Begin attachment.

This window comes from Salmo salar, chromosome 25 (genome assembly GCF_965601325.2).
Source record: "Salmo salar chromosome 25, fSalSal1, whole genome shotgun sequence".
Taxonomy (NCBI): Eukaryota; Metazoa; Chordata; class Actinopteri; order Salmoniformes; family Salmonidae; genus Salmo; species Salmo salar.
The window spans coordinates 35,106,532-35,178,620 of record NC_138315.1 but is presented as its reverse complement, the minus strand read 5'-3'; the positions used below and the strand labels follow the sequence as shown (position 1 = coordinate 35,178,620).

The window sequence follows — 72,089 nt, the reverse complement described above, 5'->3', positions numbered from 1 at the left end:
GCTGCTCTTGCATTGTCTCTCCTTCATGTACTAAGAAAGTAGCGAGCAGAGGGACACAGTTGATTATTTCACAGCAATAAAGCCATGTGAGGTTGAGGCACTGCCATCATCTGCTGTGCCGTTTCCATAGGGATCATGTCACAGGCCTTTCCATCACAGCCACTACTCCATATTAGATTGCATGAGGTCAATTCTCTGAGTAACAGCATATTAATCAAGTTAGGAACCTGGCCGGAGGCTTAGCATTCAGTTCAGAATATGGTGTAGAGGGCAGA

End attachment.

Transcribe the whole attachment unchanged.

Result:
This window comes from Salmo salar, chromosome 25 (genome assembly GCF_965601325.2).
Source record: "Salmo salar chromosome 25, fSalSal1, whole genome shotgun sequence".
Taxonomy (NCBI): Eukaryota; Metazoa; Chordata; class Actinopteri; order Salmoniformes; family Salmonidae; genus Salmo; species Salmo salar.
The window spans coordinates 35,106,532-35,178,620 of record NC_138315.1 but is presented as its reverse complement, the minus strand read 5'-3'; the positions used below and the strand labels follow the sequence as shown (position 1 = coordinate 35,178,620).

The window sequence follows — 72,089 nt, the reverse complement described above, 5'->3', positions numbered from 1 at the left end:
GCTGCTCTTGCATTGTCTCTCCTTCATGTACTAAGAAAGTAGCGAGCAGAGGGACACAGTTGATTATTTCACAGCAATAAAGCCATGTGAGGTTGAGGCACTGCCATCATCTGCTGTGCCGTTTCCATAGGGATCATGTCACAGGCCTTTCCATCACAGCCACTACTCCATATTAGATTGCATGAGGTCAATTCTCTGAGTAACAGCATATTAATCAAGTTAGGAACCTGGCCGGAGGCTTAGCATTCAGTTCAGAATATGGTGTAGAGGGCAGA